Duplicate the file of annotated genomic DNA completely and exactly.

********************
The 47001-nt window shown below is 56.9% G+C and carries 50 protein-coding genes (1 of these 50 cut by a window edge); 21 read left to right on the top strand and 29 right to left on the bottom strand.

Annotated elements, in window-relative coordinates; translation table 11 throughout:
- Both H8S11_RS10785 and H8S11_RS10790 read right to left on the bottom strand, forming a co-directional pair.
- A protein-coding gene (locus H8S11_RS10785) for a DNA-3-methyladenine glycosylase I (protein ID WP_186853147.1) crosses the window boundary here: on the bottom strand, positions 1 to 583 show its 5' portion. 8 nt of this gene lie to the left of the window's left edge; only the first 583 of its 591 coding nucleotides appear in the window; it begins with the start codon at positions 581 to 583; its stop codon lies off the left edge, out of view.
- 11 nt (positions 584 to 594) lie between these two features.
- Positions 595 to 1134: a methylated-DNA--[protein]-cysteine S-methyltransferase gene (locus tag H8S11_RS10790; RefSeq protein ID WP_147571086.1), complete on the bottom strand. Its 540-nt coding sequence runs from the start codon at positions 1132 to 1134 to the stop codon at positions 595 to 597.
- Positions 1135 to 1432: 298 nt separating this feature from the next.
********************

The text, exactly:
The 47001-nt window shown below is 56.9% G+C and carries 50 protein-coding genes (1 of these 50 cut by a window edge); 21 read left to right on the top strand and 29 right to left on the bottom strand.

Annotated elements, in window-relative coordinates; translation table 11 throughout:
- Both H8S11_RS10785 and H8S11_RS10790 read right to left on the bottom strand, forming a co-directional pair.
- A protein-coding gene (locus H8S11_RS10785) for a DNA-3-methyladenine glycosylase I (protein ID WP_186853147.1) crosses the window boundary here: on the bottom strand, positions 1 to 583 show its 5' portion. 8 nt of this gene lie to the left of the window's left edge; only the first 583 of its 591 coding nucleotides appear in the window; it begins with the start codon at positions 581 to 583; its stop codon lies off the left edge, out of view.
- 11 nt (positions 584 to 594) lie between these two features.
- Positions 595 to 1134: a methylated-DNA--[protein]-cysteine S-methyltransferase gene (locus tag H8S11_RS10790; RefSeq protein ID WP_147571086.1), complete on the bottom strand. Its 540-nt coding sequence runs from the start codon at positions 1132 to 1134 to the stop codon at positions 595 to 597.
- Positions 1135 to 1432: 298 nt separating this feature from the next.